It’s been a powerful three days for global stock markets and while today is starting out okay, I would be very surprised if we powered ahead after lunch with the long weekend looming. The bulls did a remarkable job into month and quarter-end which made me very happy, but I am not putting on my rose colored glasses just yet. Yes, I am still bullish over the intermediate and long-term. I think we will see all-time highs this quarter. However, I would not be shocked for stocks to pause sooner than later to digest and calm down a bit as most of the major indices approach the levels seen just before the vote. Nothing dramatic. Just a little pullback.

While I have been long and positive on most of the defensive sectors for months and they have been leaving, I would still like to see some of the more aggressive groups step up. I saw a fairly compelling study last week regarding the semis and it would be really nice to see them lead over the summer. The NASDAQ 100 has been lagging and that could really create some enthusiasm and excitement. Healthcare is quietly making a move that few are noticing while my aforementioned telecom, REITs, staples and utilities all seem a little extended here.

On the questionable side, I still don’t know what to make of banks and financials. Materials and transports are lagging for sure. The pilot just said to get ready for landing so I am cutting it off here.

Wishing you a very fun and safe July 4th holiday with lots of good weather!

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Who Knew?!?!

Thanks to everyone who tuned in for my BREXIT segment on FOX61 in CT yesterday. You view it HERE.

A few days post BREXIT and all seems well in the financial world. Listening to the business channels, everyone called the top and now everyone called the bottom. Isn’t revisionist history wonderful! Until proven wrong, I will keep referring to the Playbook I first outlined last Friday for a clue as to where stocks go from here. So far so good. On Monday, I shared what history said about big down days on a Friday. They led to more selling of 1-3% on Monday before a possible reversal was seen on Tuesday or Wednesday. At the close on Monday, one of our stock market models gave a fresh indication to buy the major stock indices which frankly, came a little earlier than I thought.

Just like clockwork, the famed “Turnaround Tuesday” was like a layup as the bulls stepped up in a huge way, regaining most of what was lost on Monday. Just like that the market went from 90% of the volume on the downside to 90% on the upside. However, before we start to celebrate new highs, let’s see if stocks can recoup their losses from last Friday, something I think they will have a tougher time doing right here. The odds favor this rally running out of steam first.

Over the intermediate-term, not a single thing has changed from my positive and bullish point of view. Stocks should head higher to a some type of Q3 peak.

Things to note.

While bonds melted up on Friday and Monday as stocks fell hard, bonds still managed to rally on Tuesday. Semis have been hit very hard and need some time to regain leadership as their previous rally suggested. Banks and materials look crummy. The same defensive groups, utilities, staples, REITs and telecom remain strong as does the precious metals sector.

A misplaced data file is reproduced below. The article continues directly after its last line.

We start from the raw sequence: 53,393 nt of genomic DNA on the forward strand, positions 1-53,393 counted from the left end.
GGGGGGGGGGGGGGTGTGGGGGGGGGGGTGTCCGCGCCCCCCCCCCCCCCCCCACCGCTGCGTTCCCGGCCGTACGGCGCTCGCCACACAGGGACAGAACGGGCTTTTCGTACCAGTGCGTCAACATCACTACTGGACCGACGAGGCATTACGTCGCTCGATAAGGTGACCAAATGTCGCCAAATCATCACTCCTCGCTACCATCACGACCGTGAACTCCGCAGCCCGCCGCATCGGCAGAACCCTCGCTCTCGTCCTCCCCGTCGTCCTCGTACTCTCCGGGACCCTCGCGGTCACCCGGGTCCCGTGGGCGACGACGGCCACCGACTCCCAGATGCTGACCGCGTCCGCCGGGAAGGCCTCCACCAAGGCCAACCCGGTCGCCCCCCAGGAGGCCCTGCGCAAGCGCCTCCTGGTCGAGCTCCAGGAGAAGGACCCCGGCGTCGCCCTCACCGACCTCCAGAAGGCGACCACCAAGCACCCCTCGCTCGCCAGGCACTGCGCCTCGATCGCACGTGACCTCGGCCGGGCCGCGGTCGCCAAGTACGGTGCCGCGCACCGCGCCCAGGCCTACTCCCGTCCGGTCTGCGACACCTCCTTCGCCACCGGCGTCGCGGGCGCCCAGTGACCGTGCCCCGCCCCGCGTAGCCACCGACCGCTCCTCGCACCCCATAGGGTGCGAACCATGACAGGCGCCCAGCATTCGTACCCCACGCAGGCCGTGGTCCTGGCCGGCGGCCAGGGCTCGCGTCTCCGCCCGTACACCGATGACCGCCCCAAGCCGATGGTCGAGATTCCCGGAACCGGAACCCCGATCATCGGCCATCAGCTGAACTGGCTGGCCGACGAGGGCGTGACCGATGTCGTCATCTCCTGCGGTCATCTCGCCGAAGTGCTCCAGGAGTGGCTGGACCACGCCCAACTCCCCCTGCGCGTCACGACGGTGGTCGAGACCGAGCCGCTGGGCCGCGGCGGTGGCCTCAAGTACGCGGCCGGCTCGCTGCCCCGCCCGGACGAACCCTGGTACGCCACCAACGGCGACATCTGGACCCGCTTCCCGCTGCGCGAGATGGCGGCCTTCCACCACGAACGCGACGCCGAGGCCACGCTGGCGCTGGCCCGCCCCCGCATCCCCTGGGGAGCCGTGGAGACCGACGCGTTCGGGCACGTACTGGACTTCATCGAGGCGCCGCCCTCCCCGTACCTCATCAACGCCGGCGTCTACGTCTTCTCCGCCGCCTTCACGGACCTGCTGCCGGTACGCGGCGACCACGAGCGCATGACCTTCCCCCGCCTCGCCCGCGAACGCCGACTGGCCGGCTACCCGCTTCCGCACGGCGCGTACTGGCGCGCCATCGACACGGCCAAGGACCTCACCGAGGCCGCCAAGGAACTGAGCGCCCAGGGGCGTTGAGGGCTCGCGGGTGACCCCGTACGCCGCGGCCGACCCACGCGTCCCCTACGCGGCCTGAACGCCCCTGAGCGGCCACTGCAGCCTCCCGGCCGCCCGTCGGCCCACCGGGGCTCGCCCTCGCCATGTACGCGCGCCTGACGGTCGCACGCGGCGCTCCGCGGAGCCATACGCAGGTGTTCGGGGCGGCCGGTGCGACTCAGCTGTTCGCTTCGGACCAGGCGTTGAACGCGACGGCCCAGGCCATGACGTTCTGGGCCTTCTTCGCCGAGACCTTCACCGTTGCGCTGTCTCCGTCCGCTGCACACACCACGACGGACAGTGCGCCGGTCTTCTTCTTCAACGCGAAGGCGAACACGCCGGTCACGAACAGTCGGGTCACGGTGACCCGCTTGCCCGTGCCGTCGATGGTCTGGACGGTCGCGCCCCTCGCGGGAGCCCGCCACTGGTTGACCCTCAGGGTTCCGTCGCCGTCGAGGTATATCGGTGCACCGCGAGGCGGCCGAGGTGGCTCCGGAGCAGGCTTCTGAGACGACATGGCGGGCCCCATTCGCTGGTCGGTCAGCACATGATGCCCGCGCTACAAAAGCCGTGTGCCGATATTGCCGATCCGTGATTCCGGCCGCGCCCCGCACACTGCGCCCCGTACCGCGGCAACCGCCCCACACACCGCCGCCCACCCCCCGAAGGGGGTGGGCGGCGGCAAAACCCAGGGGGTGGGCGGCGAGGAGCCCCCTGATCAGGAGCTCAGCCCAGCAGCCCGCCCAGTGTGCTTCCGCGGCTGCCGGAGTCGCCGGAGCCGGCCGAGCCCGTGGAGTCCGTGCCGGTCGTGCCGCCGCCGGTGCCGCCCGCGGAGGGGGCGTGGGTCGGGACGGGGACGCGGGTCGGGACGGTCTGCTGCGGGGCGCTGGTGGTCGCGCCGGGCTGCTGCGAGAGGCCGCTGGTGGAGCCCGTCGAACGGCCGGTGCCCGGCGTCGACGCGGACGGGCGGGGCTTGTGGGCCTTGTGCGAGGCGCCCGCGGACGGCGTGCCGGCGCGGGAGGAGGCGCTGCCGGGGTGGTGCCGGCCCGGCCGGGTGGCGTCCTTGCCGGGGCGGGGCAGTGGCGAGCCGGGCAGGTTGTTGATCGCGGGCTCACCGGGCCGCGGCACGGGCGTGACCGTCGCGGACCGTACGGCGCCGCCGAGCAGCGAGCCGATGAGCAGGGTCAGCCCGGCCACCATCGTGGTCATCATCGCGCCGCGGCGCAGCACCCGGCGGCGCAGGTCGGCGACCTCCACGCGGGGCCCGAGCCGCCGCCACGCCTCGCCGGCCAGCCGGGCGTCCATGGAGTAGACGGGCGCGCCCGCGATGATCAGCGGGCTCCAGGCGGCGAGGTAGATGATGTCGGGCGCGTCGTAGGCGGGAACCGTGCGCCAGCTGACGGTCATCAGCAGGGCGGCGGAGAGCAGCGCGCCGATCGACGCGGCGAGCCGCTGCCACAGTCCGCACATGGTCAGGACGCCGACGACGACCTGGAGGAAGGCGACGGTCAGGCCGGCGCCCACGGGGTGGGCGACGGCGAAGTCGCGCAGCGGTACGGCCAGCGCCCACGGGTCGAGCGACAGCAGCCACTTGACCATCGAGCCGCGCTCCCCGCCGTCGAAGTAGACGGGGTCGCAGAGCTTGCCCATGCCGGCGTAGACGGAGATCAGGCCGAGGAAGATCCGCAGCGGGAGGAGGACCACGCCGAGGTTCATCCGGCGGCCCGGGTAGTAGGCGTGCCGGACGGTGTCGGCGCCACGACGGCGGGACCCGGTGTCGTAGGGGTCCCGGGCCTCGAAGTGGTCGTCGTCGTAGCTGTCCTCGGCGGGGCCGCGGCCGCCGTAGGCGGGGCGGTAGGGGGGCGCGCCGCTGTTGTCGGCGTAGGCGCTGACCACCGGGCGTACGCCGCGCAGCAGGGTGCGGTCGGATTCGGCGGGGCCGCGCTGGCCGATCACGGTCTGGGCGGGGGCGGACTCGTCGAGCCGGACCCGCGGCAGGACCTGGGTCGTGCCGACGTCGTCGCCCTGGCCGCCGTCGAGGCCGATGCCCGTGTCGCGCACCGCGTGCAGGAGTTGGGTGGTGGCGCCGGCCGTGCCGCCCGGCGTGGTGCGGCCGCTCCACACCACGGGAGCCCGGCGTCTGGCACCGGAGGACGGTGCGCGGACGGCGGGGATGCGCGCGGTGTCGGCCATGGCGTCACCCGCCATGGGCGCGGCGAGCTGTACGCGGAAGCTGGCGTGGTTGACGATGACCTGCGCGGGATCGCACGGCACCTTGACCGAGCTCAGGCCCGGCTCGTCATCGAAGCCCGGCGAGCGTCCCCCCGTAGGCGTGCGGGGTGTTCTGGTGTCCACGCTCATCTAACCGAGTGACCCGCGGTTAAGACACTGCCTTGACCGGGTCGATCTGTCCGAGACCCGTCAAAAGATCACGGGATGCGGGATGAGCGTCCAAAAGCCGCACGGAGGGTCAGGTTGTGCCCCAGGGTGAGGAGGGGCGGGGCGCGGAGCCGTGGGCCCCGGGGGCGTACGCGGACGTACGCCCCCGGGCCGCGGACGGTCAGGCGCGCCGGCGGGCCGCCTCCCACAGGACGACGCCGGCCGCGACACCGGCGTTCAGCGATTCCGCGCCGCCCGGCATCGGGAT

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Red is the Theme Short-Term But Green is on the Way

After Friday’s big down day which historically has occurred less than 1% of the time, the model for Monday is another large red day of 1-3%. From there, stocks should attempt to form a low on Tuesday or Wednesday and rally for a few days to a week. This is right in line with the Playbook I offered here on Friday.

As you would expect, the financial sector has been hit the hardest, but I am a little surprised that technology has been so weak. Semis, specifically, saw new highs last Thursday and are now down 10% in two days. What has been leading, remains leading, namely defensive sectors like REITs, staples, utilities and precious metals. Long-term treasury bonds have exploded higher, sending yields close to all-time lows. That’s definitely a plus for the mortgage market!

Investors all over the country are wondering what to do now. While trying not to sound flippant, if people weren’t nimble enough to take action before the vote, personally, I wouldn’t overreact emotionally like investors usually do during major geopolitical events. We are in a period of short-term pain, but that should not dictate the long-term plan for gain.

What I found amazing from my weekend reading was how many pundits were now calling for recession within 9 months because of the vote. My head is still shaking, especially when it comes to the U.S. While we are long overdue for a mild recession, I absolutely do not believe it will be caused by the BREXIT vote.

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The Aftermath & Shock of BREXIT – A Market Playbook and Dow 20,000

Good for the citizens of the UK! In true democratic form, the majority were unhappy and voted for change. And that’s what they got. Kinda, sorta. If I had the power to vote, I guess I would have voted to leave because I would rather be the first one out than the last.